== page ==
Related sales associate skills for a resume or cover letter:

  • Persuasion skills

  • Visual merchandising skills

  • Attention to detail or being detail-oriented

4. Multitasking skills

Type: soft skill.

Even when it’s not busy, there are a myriad of things for sales associates to do in a retail store. They need to be highly efficient at multitasking.

Tasks may include maintaining stock levels, handling returns, putting out new products, managing the till, cleaning up after customers, and more. It may sound like a lot. The great news is that there’s a simple way to always know how to prioritize duties: put the customer first.

Naturally, situations may arise where two or more customers are competing for the attention of one salesperson who was already on their way to grab a size from the back and bring change for the cash register. It’s a tough position, especially if the location is understaffed.

One person cannot be expected to be in multiple places at once. Here’s where the communication skill comes in handy: it’s time to communicate to customers how each request will be fulfilled.

Related phrases for sales associate resumes:

  • Organizational skills

  • Project management skills

  • Critical thinking skills

  • Time management skills

  • Problem-solving skills

5. Team player

Type: soft skill.

Retail stores can get hectic. Being a team player is one of the most helpful skills needed for sales associates. This means helping each other out at all times. Team players can show themselves in different ways:

  • Helping coworkers when it’s busy

  • Doing a thorough job on each station so that colleagues won’t have extra work to do

  • Pitching in even after their assigned tasks have been completed

  • Jumping in when a situation is about to escalate with a customer

  • Seeing when an employee is overwhelmed and easing their work

Having a friendly, positive attitude goes a long way for both keeping the team spirit alive and for engaging with and greeting customers.

Related phrases for sales associate resumes:

  • Teamwork

  • Dependable

  • Reliable

  • Flexible

6. Attention to detail

Type: soft skill.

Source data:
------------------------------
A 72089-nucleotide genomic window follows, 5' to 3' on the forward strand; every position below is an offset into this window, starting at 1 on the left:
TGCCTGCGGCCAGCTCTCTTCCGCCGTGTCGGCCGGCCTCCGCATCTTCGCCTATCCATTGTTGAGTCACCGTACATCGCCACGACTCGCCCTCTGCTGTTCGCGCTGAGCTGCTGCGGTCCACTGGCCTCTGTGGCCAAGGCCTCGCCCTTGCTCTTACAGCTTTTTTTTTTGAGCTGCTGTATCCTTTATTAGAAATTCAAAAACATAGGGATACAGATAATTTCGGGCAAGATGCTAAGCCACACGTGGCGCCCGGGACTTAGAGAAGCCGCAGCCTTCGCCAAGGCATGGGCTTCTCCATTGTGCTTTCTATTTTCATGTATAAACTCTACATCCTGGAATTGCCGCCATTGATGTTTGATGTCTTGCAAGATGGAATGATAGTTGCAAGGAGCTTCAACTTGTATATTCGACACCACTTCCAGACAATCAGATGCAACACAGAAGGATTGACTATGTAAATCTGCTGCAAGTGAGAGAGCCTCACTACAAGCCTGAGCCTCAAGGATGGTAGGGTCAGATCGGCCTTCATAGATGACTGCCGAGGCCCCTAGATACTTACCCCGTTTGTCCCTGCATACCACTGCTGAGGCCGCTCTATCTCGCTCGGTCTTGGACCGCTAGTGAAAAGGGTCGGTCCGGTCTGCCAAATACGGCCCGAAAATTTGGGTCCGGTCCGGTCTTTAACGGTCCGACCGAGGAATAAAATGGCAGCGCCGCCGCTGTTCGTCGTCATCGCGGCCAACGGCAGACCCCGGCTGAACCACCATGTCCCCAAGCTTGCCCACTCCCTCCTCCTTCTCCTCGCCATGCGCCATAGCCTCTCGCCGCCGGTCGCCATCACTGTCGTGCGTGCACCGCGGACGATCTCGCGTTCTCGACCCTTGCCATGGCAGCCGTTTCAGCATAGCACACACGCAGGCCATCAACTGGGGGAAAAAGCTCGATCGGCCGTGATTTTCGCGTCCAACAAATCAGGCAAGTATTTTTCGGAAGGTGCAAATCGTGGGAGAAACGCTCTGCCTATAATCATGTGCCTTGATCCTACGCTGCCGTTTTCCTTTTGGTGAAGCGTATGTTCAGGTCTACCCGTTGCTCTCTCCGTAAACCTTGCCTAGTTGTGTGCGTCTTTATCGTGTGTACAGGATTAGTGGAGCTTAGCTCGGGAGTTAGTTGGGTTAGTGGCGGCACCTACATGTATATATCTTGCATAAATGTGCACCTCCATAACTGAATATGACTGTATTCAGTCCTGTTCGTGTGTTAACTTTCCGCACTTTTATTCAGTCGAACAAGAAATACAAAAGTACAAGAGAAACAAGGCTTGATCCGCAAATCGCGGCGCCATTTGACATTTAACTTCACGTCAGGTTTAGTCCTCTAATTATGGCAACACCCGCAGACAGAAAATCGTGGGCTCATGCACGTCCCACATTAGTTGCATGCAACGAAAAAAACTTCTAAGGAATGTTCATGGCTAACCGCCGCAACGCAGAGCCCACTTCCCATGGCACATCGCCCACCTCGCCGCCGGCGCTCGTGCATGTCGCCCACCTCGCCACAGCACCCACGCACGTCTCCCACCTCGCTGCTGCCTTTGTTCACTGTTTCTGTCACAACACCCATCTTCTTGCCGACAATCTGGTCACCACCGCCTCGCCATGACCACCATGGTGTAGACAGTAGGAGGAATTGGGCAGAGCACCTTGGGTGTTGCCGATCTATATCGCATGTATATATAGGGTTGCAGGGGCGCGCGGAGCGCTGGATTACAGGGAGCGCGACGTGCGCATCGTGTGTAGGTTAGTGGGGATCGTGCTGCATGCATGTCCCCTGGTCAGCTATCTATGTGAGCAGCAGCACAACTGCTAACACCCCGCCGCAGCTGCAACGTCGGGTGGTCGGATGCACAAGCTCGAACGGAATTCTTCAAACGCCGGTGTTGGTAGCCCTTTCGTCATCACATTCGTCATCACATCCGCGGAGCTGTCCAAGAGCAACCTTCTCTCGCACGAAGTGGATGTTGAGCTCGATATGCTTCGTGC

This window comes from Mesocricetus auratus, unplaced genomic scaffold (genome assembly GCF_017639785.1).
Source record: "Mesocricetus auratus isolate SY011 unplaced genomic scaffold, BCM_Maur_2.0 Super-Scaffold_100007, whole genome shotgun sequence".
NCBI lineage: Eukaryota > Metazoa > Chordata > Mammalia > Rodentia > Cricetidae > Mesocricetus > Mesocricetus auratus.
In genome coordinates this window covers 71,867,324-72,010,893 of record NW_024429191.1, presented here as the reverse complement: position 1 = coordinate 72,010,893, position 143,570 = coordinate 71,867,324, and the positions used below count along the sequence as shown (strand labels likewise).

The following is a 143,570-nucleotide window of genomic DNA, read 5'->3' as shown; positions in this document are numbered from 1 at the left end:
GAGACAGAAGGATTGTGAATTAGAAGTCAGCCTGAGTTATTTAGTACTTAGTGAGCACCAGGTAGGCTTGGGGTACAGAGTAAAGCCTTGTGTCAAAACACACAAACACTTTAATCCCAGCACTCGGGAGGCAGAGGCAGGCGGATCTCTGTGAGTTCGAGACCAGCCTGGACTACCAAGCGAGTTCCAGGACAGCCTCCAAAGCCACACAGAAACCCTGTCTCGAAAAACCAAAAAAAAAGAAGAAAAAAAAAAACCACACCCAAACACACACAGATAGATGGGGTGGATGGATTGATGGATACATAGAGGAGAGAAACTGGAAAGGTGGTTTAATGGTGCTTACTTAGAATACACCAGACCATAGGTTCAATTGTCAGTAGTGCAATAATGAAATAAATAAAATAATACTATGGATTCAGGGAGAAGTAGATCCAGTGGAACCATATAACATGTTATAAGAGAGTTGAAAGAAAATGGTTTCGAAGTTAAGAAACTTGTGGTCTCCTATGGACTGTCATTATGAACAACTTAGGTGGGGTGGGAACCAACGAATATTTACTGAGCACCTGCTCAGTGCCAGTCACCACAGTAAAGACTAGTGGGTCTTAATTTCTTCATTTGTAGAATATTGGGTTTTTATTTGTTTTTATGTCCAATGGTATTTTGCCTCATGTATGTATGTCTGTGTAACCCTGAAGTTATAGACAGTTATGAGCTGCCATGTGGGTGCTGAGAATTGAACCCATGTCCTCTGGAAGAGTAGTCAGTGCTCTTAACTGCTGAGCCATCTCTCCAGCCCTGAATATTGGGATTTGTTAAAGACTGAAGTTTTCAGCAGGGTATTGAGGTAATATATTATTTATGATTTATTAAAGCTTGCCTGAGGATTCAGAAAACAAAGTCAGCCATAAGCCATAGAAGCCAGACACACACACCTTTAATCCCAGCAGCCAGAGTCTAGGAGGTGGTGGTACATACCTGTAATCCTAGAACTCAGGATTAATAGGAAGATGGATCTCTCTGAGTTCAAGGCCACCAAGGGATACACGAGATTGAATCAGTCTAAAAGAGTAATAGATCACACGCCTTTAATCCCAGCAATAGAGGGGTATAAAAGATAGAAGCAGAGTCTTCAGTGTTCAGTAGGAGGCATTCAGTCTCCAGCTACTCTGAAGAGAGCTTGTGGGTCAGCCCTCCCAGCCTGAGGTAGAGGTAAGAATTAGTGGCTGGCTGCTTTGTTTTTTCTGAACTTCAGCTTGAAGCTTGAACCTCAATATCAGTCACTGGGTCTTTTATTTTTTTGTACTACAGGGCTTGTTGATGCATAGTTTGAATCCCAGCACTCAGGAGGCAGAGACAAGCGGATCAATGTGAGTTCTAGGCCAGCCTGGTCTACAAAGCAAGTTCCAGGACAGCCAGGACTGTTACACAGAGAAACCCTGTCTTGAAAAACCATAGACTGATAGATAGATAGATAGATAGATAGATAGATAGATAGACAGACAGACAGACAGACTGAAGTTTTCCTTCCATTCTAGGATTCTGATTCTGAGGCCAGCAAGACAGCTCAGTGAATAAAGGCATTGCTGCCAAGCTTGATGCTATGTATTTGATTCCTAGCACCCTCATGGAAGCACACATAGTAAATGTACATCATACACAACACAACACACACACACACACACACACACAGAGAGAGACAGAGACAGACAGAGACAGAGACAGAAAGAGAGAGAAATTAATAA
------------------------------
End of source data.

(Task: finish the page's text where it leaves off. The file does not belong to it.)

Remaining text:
Sales associates need to be highly observant at all times. Whether it’s arranging products according to the most recent trends or paying attention to customer requests, attention to detail a skill that’s needed everywhere.

But detail-orientedness is not only there to complement the customer service skill. It’s also crucial for the error-free day-to-day operations of POS systems (point-of-sale) and credit card machines. The business cannot run at a loss due to absent-mindedness.

Related phrases for sales associate resumes:

  • Meticulous

  • Observant

  • Thorough

  • Attentive

  • Punctual

  • Timely

7. Leadership skills

Type: soft skill.

Leadership skills come handy to any sales position, no matter the level. Sales associates are expected to take charge in the store from time to time.

Let’s say the manager steps out for a minute. The store suddenly gets very busy. Depending on the company’s internal culture, a competent associate could step up to coordinate the flow of customers and their colleagues’ responsibilities.

At the same time, leadership skills don’t always manifest themselves in the form of authority. Oftentimes, simply displaying ownership mentality is a clue to future managerial aspirations. Going the extra mile is an example of this. If a sales associate is assigned to set up a wall with the new product line and they go out of their way to exceed expectations, that means they might be ready to take the helm in the near future.

Related phrases for sales associate resumes:

  • Management and project management skills

  • Delegation skills

  • Decision-making skills

  • Strategic planning skills

  • Negotiation skills

  • Training/mentoring/coaching skills

  • Recruiting skills

  • Conflict resolution skills

  • Relationship-building skills

  • Accountability

8. Product knowledge

Type: hard skill.

59% of shoppers do product research before they commit to a purchase, either in-store or online. They might come in knowing more about a product than the sales associates themselves. Appearing clueless in front of a customer is embarrassing and can have lasting damage to the brand’s reputation. You can go ahead of the problem by implementing comprehensive training (and re-training) for every employee.